Tax-loss harvesting involves selling losing investments and using the loss to reduce or eliminate the taxes you’ll owe on capital gains. The IRS has plenty of rules around this — and the practice itself is fairly complex — so it’s a boon if a robo-advisor is willing to do it for you. Here’s a full explanation of tax-loss harvesting.

Tax-loss harvesting can be harder with the fund portfolios that most robo-advisors use — because index funds and ETFs hold a number of different investments, you can’t dial down to specific losers as easily. An index might be up overall, but still hold investments that are down. Some robo-advisors buy individual stocks to replicate an index, allowing them to sell specific losers. Wealthfront calls this service direct indexing.

Why it matters: It might not. Tax-loss harvesting doesn’t apply to retirement accounts, where taxes are deferred and capital gains taxes don’t come into play. It only applies to taxable accounts, where it might save you a significant amount of money.

Rebalancing

A portfolio is fluid, and market fluctuations can cause the mix of investments you hold — called your asset allocation — to get out of sync with your goals. Rebalancing brings that allocation back to its original mix. Many robo-advisors check for rebalancing opportunities daily and make portfolio changes when an allocation strays by a set amount — say, 5% or more.

Why it matters: When a particular asset class is doing well — let’s say the U.S. stock market is roaring — you could end up with more of your money in that class than you intended, due to outsize growth. If your original allocation was 50% stocks and 50% bonds, a portfolio that has shifted toward 70% stocks is probably too risky. Learn more about rebalancing.

Access to human advisors

Many robo-advisors have merged computer-driven portfolio management with access to human financial advisors. The level of that access varies: Some services offer a dedicated advisor to individual clients; others offer only email or online chat with a team of advisors. As you can imagine, you’ll pay more for the former.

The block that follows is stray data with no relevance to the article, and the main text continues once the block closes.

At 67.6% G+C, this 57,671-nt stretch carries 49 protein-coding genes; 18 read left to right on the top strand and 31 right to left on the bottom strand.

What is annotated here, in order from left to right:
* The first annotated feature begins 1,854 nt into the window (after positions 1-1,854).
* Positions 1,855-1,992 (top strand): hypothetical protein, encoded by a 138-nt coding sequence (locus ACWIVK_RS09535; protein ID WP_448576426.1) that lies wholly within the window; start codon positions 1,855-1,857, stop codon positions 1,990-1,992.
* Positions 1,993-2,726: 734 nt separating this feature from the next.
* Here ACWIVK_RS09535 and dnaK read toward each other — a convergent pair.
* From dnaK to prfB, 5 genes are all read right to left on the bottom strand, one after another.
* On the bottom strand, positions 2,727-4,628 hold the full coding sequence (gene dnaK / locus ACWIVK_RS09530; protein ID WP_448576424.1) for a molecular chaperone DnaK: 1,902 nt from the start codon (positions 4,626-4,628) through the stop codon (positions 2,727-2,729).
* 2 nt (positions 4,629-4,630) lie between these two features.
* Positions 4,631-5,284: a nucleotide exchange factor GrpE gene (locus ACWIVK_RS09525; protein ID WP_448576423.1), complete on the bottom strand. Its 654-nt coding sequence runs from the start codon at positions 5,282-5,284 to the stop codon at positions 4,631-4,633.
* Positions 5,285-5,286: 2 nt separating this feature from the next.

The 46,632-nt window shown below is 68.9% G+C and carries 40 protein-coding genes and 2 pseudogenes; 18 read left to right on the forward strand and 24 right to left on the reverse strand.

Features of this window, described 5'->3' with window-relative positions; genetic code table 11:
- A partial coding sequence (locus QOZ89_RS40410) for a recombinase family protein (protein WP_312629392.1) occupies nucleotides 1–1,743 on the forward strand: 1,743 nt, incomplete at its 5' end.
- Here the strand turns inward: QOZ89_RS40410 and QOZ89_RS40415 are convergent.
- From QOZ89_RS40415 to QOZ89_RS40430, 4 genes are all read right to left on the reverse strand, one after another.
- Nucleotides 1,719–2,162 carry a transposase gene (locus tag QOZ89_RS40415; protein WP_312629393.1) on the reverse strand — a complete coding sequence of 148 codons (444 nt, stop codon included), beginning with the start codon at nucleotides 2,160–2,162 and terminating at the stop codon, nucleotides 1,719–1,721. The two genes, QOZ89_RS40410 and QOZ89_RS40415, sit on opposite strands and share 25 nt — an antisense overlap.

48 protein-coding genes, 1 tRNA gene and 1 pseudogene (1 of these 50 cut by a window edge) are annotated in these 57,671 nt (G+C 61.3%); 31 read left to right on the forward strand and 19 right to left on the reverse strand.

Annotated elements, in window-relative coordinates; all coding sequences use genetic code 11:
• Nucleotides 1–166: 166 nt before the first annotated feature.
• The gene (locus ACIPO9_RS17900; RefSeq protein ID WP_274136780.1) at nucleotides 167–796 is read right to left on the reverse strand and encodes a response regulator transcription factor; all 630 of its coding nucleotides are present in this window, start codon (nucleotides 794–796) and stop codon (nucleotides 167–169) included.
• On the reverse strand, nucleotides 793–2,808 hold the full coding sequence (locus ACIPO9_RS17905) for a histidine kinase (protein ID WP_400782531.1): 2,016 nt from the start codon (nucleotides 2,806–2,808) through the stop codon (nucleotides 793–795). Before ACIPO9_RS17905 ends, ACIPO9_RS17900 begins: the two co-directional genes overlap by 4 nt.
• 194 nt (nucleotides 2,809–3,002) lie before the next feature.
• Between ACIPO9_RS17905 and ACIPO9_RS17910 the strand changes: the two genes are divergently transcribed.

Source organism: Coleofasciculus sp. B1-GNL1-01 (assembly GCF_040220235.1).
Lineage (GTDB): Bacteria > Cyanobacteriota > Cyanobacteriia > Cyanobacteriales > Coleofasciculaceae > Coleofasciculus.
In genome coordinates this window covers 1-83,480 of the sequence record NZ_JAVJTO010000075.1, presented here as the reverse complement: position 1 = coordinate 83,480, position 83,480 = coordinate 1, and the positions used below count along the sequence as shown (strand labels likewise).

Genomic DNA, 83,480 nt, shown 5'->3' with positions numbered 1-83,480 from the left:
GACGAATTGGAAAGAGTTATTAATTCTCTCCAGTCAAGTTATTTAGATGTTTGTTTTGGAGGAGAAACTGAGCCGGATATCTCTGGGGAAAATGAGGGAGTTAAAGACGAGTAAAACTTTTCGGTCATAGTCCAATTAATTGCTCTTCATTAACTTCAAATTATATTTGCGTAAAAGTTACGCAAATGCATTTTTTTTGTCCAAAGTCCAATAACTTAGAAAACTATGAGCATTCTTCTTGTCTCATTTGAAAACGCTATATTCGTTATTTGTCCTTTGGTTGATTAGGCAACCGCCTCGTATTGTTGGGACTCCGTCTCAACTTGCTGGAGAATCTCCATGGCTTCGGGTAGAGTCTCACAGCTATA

Why it matters: The financial advice industry has traditionally locked out small account balances. These services bring at least some level of human advice to accounts of any size. If you’re loathe to turn things over completely to a computer, a hybrid service is a good middle ground. Here’s more about how to find the best financial advisor for you.

Socially responsible investing

Often called SRI, impact investing or values-based investing, investors who employ this strategy aim to align their investments with their values. Companies that promote social good are often included in SRI funds and portfolios; companies in controversial industries, such as guns or fossil fuels, may be excluded.

Why it matters: If putting your money where your values are is important to you, you’ll want to choose a robo-advisor that offers investments that meet those standards.

Arielle O’Shea is a staff writer at NerdWallet, a personal finance website. Email: aoshea@nerdwallet.com. Twitter: @arioshea.

Updated September 15, 2017.